At the same time, he said that fuel duty will remain frozen and the existing temporary 5p cut will be retained for an additional year.
It was confirmed that nuclear energy is to be classed as environmentally sustainable for investment purposes, with promise of more public funding, as well as a commitment to invest £20bn over next two decades on low-carbon energy projects, with a focus on carbon capture and storage.
He also confirmed another significant measure that had been announced ahead of the Budget in the form of a commitment to extend the provision for 30 hours’ free childcare for the children of working parents to the parents of all pre-school children aged from nine months. These reforms will be phased in gradually from April 2024 to September 2025.
There will also be changes to staff-to-child ratios in nurseries and incentives for new childminders to encourage an increase in provision in the sector.
The Chancellor announced two significant changes for businesses – the introduction of a new “Full Expensing” scheme to help mitigate the impact of April’s increase in the main rate of Corporation Tax, which he confirmed will go ahead, and further reforms to Research and Development (R&D) Tax Relief.
Full Expensing will be introduced from 1 April 2023, replacing the Super Deduction. It will allow companies to write off the full cost of qualifying plant and machinery investments in the year of the investment. The measure initially applies for three years but the Chancellor said he hoped to make it permanent “when fiscal conditions allow”.
The Chancellor announced a significant increase in the relief available to loss-making R&D intensive SMEs, which will now receive £27 from HM Revenue & Customs (HMRC) for every £100 of R&D investment.
The move has been prompted by reforms previously announced that will take effect from April 2023 that will reduce the rate of tax relief and tax credits available to some SMEs.
As mentioned above, the main rate of corporation tax, paid by businesses on taxable profits over £250,000, confirmed to increase from 19% to 25%. Companies with profits between £50,000 and £250,000 to pay between 19% and 25%.
Additionally, the Chancellor announced the creation of 12 investment zones across the UK. Those in England will have access to funds worth £80 million over five years, with a five year tax offer equivalent to that available to Freeports.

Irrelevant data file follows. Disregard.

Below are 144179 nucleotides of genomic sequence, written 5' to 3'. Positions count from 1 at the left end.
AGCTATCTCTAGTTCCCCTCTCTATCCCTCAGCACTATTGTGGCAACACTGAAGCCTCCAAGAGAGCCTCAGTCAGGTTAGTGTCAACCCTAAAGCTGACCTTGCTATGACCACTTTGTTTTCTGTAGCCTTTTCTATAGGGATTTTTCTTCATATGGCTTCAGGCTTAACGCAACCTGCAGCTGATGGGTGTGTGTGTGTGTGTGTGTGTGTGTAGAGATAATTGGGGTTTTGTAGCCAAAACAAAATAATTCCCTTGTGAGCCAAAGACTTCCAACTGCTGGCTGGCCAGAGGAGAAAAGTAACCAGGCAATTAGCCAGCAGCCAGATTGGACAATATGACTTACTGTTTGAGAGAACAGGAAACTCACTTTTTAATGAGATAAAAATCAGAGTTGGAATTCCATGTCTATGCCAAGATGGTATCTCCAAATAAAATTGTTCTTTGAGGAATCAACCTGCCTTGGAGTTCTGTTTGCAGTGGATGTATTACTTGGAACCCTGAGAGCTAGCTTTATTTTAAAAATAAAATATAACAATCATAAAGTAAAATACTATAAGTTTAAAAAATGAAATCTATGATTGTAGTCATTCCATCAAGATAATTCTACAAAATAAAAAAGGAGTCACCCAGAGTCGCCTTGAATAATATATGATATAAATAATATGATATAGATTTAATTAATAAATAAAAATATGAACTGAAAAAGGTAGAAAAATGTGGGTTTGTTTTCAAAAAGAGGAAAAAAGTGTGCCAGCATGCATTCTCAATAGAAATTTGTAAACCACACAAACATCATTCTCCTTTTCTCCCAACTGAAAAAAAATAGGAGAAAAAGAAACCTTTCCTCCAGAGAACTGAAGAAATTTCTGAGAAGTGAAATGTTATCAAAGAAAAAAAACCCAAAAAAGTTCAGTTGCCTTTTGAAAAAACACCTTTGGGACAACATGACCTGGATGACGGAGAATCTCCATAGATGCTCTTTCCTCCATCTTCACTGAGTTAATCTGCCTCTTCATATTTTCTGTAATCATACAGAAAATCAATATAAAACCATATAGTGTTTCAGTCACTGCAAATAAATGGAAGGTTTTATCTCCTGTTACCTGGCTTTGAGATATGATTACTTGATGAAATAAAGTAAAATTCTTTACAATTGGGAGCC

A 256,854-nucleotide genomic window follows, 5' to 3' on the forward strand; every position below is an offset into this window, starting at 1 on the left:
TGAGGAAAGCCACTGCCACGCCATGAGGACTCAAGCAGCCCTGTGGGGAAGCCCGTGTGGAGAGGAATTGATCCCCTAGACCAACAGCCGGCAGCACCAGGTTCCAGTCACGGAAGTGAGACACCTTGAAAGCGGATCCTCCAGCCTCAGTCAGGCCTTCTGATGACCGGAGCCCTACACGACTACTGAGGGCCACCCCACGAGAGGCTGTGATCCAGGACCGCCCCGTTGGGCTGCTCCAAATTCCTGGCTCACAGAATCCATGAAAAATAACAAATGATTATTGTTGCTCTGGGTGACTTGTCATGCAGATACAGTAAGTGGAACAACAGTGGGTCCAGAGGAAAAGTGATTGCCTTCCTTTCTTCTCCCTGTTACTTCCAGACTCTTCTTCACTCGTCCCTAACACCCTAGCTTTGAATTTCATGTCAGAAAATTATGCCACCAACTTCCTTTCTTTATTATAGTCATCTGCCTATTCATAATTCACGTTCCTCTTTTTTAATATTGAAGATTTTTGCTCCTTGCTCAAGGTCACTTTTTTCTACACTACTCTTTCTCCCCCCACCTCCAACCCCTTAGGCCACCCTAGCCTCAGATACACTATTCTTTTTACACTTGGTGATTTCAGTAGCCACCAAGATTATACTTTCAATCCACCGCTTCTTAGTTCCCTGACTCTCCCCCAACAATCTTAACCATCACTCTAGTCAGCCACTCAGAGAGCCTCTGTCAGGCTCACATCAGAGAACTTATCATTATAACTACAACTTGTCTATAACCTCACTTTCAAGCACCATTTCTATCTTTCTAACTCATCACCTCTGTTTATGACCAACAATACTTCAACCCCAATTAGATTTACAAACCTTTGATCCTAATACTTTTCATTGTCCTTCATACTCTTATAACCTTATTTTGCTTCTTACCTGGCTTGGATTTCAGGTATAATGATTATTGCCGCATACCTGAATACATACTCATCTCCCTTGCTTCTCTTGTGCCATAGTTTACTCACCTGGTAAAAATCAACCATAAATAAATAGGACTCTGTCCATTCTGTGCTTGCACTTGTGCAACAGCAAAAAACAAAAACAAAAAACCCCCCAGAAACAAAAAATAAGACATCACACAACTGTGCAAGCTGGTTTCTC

The zones will be located in the East Midlands, Manchester, Liverpool, the North East, South Yorkshire, Tees Valley, the West Midlands and West Yorkshire, as well as in each of Wales, Scotland and Northern Ireland.
Few Budgets come to pass without some sort of rabbit-out-of-the-hat moment and this one was no exception.
While it had been trailed that there would be a significant increase in the Pensions Lifetime Allowance from its current level of £1 million, in a surprise move the Chancellor announced that the Pensions Lifetime Allowance would be scrapped entirely from April 2023.
At the same time, he also increased the Pensions Annual Allowance from its current level of £40,000 up to £60,000 from April 2023.
Other measures have been summarised below;
- Commitment to raise defence spending by £11bn over the next five years
- Prison sentences for those convicted of marketing tax avoidance schemes
- An extra £20m over next two years for charities helping to prevent suicide
- Streamlined approvals process promised for new medical products
- £900m for new super computer facility, to help UK’s AI industry
This was in many ways a return to normality for a Budget following the upheavals of recent years.
Reforms to Pension Allowances in particular may mean that business owners and senior professionals will need to revisit their tax planning to take advantage of the increased ability to save into their pension pots.